Thursday, October 28, 2010

An extraordinary book

Elizabeth Zelvin

I almost never blog about a book and always decline any invitation to review one. But Michael Gruber’s The Book of Air and Shadows, which my husband passed on to me because he thought I might like it, is so good that I have to talk about it. I’d call it literary crime fiction in the best way. There’s an element of caper, and it’s certainly a whodunit. Both the bio on Gruber’s website and Publisher’s Weekly classify him as a thriller writer, and he’s a New York Times bestselling author, which I guess makes him mainstream. He ghostwrote somebody else’s bestselling series before starting to write under his own name. And man, can he write.

The Book of Air and Shadows has as its McGuffin a completely unknown Shakespeare manuscript, a play about Mary Queen of Scots. There are two point of view characters, the first person protagonist, a lawyer who specializes in intellectual property, and an aspiring young film maker who works in a bookstore and discovers contemporary documents indicating that the play exists, along with other matters of Byzantine complexity. So what’s so great about this particular thriller? For one thing, all three of the essential elements of the novel—storytelling, craft, and characterization—are brilliantly executed. The plot is twisty and clever, and the tension never lets up. The writing is superb, and the characters are vivid, complicated, and memorable. The reader can’t possibly get them mixed up.

Then there’s voice, that mysterious element of the writer’s craft that distinguishes a master. The voice is delectable. I read page after page with a big grin on my face. He’d treat the reader to a literate sentence filled with educated vocabulary and felicitous turns of phrase—and then pop in a zinger, some colloquial term or trendy reference, to remind us that we’re in the real world and not some ivory tower. Or sometimes he’d drop an apposite apple reference into a grove of oranges at just the right moment.

Here’s an example. Jake, the first person narrator, is talking about a literary forger who almost got away with faking a new bad quarto (don’t ask) of Hamlet.

“And it might have become part of the critical canon had not L.H. Pascoe delighted in delicious young fellows with smoky eyes and pouting lips, and having such a taste, not promised one of these a trip to Cap d’Antibes, and a new wardrobe with it, and having so promised, not reneged, causing the young fellow, naturally enough, to drop a dime on his patron.”

The whole passage is delicious, but it’s that “drop a dime” that makes it sublime.

Here’s another, as Jake describes what started as an ordinary day in the practice of intellectual property law.

“Quiet meetings, billable hours, the marshaling of expertise, and the delicate suggestion that lawsuits in this business are largely a waste of time, for Chinese piracy of rock album cover images is an unavoidable cost of doing business in our fallen world.”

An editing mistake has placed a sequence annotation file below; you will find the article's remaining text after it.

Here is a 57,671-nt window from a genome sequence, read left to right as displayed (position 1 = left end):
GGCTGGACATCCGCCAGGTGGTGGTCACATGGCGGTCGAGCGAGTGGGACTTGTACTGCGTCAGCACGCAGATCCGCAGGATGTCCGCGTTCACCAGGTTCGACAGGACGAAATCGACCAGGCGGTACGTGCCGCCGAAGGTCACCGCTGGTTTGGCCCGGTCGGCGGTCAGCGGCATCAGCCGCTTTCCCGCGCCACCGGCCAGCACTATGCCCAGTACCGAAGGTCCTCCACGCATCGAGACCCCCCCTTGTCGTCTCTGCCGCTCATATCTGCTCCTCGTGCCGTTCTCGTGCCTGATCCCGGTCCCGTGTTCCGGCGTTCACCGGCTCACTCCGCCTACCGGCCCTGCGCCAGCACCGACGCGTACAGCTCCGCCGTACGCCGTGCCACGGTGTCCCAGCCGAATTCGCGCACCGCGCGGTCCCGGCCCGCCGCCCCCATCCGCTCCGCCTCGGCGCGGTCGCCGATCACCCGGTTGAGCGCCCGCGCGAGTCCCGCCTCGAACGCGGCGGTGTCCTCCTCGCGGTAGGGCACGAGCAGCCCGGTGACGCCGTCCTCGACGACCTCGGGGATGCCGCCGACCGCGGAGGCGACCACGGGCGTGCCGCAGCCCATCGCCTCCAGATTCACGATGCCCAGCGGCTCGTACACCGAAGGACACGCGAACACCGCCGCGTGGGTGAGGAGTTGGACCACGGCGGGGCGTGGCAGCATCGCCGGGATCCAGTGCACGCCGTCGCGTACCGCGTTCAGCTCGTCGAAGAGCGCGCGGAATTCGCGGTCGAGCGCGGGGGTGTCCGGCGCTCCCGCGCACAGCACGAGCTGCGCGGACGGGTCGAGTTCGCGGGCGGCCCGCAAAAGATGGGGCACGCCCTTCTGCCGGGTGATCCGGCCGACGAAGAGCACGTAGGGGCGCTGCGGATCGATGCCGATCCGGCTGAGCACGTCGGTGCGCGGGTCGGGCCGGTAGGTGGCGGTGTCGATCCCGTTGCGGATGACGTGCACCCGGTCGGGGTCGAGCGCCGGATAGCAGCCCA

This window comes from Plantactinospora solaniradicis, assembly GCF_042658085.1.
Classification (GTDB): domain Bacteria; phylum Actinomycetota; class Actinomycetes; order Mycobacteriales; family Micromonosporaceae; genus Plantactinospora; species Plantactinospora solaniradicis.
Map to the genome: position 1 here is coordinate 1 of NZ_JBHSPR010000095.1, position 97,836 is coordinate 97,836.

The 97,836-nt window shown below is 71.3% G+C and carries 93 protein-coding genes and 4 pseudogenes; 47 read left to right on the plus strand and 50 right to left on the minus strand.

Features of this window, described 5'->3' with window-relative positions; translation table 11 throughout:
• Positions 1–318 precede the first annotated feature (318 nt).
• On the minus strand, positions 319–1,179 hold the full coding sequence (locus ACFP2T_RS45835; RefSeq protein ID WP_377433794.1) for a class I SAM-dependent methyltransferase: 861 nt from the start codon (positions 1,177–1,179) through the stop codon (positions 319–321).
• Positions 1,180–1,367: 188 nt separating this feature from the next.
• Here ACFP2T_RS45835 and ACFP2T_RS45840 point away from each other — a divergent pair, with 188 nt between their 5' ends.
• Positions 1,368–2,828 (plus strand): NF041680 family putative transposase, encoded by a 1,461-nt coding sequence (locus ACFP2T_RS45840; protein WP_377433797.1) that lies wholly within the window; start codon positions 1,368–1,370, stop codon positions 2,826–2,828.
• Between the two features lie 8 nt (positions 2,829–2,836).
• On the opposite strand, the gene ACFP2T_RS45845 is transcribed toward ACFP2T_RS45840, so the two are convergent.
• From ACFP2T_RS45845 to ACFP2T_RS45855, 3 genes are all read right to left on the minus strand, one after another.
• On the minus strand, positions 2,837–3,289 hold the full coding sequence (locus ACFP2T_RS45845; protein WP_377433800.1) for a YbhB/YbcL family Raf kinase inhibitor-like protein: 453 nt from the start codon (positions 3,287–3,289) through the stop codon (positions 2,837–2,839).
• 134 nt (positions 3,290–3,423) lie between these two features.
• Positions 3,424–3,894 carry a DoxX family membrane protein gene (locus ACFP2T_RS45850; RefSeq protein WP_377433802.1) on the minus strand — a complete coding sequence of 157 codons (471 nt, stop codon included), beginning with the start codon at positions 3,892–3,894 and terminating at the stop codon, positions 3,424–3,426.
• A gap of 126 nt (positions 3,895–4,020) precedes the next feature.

The zinger in this sentence is “fallen world,” a reference, if I’m not mistaken, from born-again Christianity.

Jake is a philanderer. The one aspect of the book that annoyed me slightly was how sexualized most of the female characters were. In my world, you can live an active, well-populated life for years and years without the men and women jumping into bed with one another. (Unless I’ve been missing something about Bouchercon? Or MWA meetings?) But as the story unfolds and the characters develop, Gruber gradually reveals that the charming bon vivant image Jake presents of himself in his narrative is not the whole truth about his character. In one third-person scene, we see him behaving abominably to Crosetti, the young film buff. And when Jake resumes the narrative, we don’t feel quite the same about him or trust completely what he tells us about himself.

But I’d already forgiven Gruber for the sex scenes, because his descriptions are so perfect. Here’s the end of one such passage.

“In the end she made a sharp single cry, like a small dog hit by traffic. Then she rolled over without a word and seemed to go to sleep, in the manner of a guy married for years.”

Believe me, those monkeys with the typewriters could not come up with lines like these, not in a million years. And while he’s writing up a storm and entertaining the reader with this fantastic voice, he’s unrolling the twisty, twisty plot, keeping that feather in the air by blowing it steadily and gently.

This Gruber is a very, very smart guy. He includes a lot about ciphers, which I always skim when I encounter them in fiction because my brain is not equipped to follow that stuff. He also has his fictional 17th-century character describe the unknown play in such a way that you can tell it could have been written by Shakespeare at the height of his powers. The playwright’s commission is to make Mary Queen of Scots a sympathetic character and make Queen Elizabeth look bad. Instead, he shows the nuances and ambiguities of both women’s characters.

I could go on. This is the kind of read that makes me want to say, “Listen to this!” But instead, I’ll say, “Read the book!”


Paul said...

Thanks for this review!

Sheila Connolly said...

Dang, now I want to read the book. You've done your work well, Liz.

Voice. Sigh. You know it when you see it. Why is it so hard to achieve? It looks so effortless--on somebody else's page.

Sandra Parshall said...

Some people say "voice" can be consciously produced, but I think if you try to do that it will always sound artificial. "Voice" is the way the writer communicates naturally. Some writers have memorable voices, others don't.

Julia Buckley said...

Sounds great. We should do more "book chats."

Anonymous said...

Couldn't agree with you more about Michael Gruber. Simply put, he's a master.